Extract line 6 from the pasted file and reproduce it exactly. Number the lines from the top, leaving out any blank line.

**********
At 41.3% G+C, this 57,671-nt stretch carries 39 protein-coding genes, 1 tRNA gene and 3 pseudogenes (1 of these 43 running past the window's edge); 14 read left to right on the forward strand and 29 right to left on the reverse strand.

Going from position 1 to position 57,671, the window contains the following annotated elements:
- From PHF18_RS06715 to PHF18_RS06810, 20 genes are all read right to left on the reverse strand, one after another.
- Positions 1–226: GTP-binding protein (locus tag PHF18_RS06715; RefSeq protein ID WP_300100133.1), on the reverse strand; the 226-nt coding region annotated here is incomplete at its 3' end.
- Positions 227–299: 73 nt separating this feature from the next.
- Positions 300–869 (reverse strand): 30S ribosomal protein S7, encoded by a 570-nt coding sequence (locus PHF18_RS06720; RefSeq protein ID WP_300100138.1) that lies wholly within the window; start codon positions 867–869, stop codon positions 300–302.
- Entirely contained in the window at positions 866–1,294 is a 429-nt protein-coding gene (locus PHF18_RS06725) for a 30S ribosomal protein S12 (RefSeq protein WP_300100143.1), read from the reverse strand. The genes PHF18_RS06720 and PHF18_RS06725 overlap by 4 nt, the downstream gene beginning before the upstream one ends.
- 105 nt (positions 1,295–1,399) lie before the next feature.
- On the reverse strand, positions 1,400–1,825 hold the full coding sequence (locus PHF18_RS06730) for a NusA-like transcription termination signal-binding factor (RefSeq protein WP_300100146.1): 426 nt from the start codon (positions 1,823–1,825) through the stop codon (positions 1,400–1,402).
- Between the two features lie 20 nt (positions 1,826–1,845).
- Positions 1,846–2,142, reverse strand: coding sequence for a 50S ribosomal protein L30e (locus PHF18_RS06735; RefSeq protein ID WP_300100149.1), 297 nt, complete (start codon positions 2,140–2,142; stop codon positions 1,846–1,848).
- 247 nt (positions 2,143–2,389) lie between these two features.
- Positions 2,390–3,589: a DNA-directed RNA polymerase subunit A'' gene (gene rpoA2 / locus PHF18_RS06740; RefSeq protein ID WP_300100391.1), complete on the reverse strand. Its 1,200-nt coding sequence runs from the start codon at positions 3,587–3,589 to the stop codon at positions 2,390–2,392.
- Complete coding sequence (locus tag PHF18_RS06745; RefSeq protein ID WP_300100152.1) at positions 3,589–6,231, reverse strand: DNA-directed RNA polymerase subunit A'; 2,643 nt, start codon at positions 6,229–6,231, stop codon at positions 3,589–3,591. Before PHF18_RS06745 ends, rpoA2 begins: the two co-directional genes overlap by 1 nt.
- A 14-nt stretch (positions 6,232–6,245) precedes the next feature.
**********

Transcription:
- Positions 300–869 (reverse strand): 30S ribosomal protein S7, encoded by a 570-nt coding sequence (locus PHF18_RS06720; RefSeq protein ID WP_300100138.1) that lies wholly within the window; start codon positions 867–869, stop codon positions 300–302.